Merry Christmas. War is Starting

What really happened on Christmas? Let’s plunge into the Deeper Waters and find out.

I’ve seen several people sharing lists of their least favorite Christmas songs and one common song on many lists is Merry Christmas: War is Over. I am not going to talk about that song, but I think it is mistaken. When we look at the original Christmas, it’s not war is over. We could say the message at the first Christmas was, “Merry Christmas: War is Starting.”

My favorite version of the Christmas story in Scripture is found in Revelation 12. We forget that this is really what happened. Jesus is born and then wise men come seeking him and King Herod wants him dead. No doubt, Herod was a twisted and evil man, but he know what the birth of the Messiah meant for him. This guy was to rule Israel. He was a threat.

We have our nativity scenes set up with gentle scenes and it’s all peaceful, but Jesus’s coming was a declaration of war. This was God making His way into the world in a new way in a way that He would be king. This was God coming in person.

The world was meant to never be the same. Herod was just the first challenger. The religious elite in Israel started to challenge Him as well. His followers, His body, would be persecuted by the Roman Empire. Later on Islam would come up and from them on, more and more forces have come up to persecute the church.

Jesus is a threat to people wherever He goes. A few months ago a friend shared that we often hear that Christianity needs to come to grips with the world. This person they shared then said it’s the exact opposite. The world needs to come to grips with Christianity.

When we celebrate Christianity, we don’t celebrate the end of a war. We celebrate the start of a war. We should also realize that we are to be continuing this war. We are to be spreading the message of the King and understand that that message comes with opposition.

It could be tempted to think that that means doom and gloom, but it doesn’t. We are meant to win this war. The gates of Hell will never stand against our side. Gates are defensive measures. The church has often put itself on the defense when we are really supposed to be on the offense.

On Christmas, we celebrate our king coming and leading the charge. He went and defeated the major enemy and left the rest of the battles for us to fight. Even then, we fight them by His power and not our own. We are meant to be conquerors.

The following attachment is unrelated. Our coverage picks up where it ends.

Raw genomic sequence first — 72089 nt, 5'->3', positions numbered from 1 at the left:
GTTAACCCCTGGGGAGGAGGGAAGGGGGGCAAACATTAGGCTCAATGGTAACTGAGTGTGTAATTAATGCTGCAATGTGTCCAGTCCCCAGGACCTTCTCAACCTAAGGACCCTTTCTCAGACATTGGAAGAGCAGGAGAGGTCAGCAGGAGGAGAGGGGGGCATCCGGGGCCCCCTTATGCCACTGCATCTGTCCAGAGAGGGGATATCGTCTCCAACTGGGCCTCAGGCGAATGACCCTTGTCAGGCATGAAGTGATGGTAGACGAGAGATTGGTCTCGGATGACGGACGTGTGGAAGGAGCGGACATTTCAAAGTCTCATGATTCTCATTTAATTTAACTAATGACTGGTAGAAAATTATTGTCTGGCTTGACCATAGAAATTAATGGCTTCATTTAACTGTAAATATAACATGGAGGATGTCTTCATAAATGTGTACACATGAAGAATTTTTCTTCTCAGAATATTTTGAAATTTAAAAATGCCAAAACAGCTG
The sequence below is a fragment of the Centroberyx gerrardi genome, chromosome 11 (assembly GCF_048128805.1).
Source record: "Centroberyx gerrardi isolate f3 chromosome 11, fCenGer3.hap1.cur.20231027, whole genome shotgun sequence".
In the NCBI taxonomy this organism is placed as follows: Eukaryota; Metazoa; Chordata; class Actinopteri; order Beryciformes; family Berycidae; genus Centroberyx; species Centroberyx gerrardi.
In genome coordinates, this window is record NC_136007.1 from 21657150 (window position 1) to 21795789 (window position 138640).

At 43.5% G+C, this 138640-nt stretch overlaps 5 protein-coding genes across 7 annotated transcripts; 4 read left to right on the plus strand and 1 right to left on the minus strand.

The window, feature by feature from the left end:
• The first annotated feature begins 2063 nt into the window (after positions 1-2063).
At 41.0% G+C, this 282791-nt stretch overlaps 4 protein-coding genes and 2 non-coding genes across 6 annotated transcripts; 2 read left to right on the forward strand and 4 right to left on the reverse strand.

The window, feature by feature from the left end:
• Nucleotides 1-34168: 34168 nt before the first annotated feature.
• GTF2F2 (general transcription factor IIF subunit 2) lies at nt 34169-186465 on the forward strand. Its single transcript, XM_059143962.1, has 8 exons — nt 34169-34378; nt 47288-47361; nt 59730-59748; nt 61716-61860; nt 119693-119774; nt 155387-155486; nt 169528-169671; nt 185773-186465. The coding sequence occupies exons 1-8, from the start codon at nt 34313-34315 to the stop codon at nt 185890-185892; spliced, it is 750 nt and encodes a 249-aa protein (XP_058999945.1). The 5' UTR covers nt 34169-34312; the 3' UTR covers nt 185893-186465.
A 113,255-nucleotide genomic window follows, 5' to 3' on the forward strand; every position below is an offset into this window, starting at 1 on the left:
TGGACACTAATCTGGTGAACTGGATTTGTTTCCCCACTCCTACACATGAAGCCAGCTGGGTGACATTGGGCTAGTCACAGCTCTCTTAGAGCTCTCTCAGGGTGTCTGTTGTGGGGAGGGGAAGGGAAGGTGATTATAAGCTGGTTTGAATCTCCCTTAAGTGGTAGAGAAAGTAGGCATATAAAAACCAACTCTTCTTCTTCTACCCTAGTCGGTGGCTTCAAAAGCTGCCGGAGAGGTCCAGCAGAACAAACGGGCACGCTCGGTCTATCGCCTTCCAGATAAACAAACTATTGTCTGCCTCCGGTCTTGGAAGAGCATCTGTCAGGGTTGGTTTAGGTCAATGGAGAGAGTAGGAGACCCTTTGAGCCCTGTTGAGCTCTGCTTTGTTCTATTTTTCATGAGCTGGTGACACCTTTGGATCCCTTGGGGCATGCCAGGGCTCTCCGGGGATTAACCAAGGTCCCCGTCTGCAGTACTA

This world is the world of King Jesus and He came into it on order to reclaim it We are meant to be ambassadors of good news and be rescuing those who are still believing that the enemy is in charge. The greatest battle has already been won. We are, at this point, dealing with left over battles and the last holdouts.

Christmas is a fun time, but remember it’s a time of victory and fighting the battle between good and evil. Jesus came to reclaim this world for God. Let’s make sure we are helping the cause.

In Christ,
Nick Peters
(And I affirm the virgin birth)

Virgin Birth (Which I do affirm) debate

How did the debate go? Let’s plunge into the Deeper Waters and find out.

Not a lot of reading today, but some viewing. Check out a debate I did with John Richards on the virgin birth, which I do affirm.

You can watch it here.

In Christ,
Nick Peters
(And I affirm the virgin birth)

Divorce and the Holidays

What are holidays like for those grieving? Let’s plunge into the Deeper Waters and find out.

I’m emphasizing divorce here because I can speak personally of that. I cannot do that for other situations. However, for anyone going through grief and loss, the holidays can be hard. I think of my friend Evan Minton, who lost his mother this year and how Thanksgiving could be very awkward this year. There are many widows and widowers out there who will be having a hard time. I think of my friend Christina in Charlotte whose young husband died this year.

Now for me, I have never really cared for Thanksgiving. I really like for the most part being on the spectrum, but Thanksgiving is awkward. The holiday is now pretty much all about the food, that I don’t care for aside from pumpkin pie, and then socializing. The first Thanksgiving I remember truly enjoying, I had the flu and had to stay home and Ocarina of Time had just come out and I spent the evening trying to get through the Forest Temple for the first time.

That used to be my second best also.

The best would have been the first Thanksgiving I spent with my ex-wife and her family. I can’t really say that anymore. That memory now only brings pain.

I noticed at my own job that I was becoming more irritable these past few days. I suspect it has to do with all these people coming in talking about the holiday and saying “Happy Thanksgiving.” It doesn’t help that my love life has suffered and just recently I thought I might have had something, but no, that didn’t work out. For me, Thanksgiving is a kind of loneliness.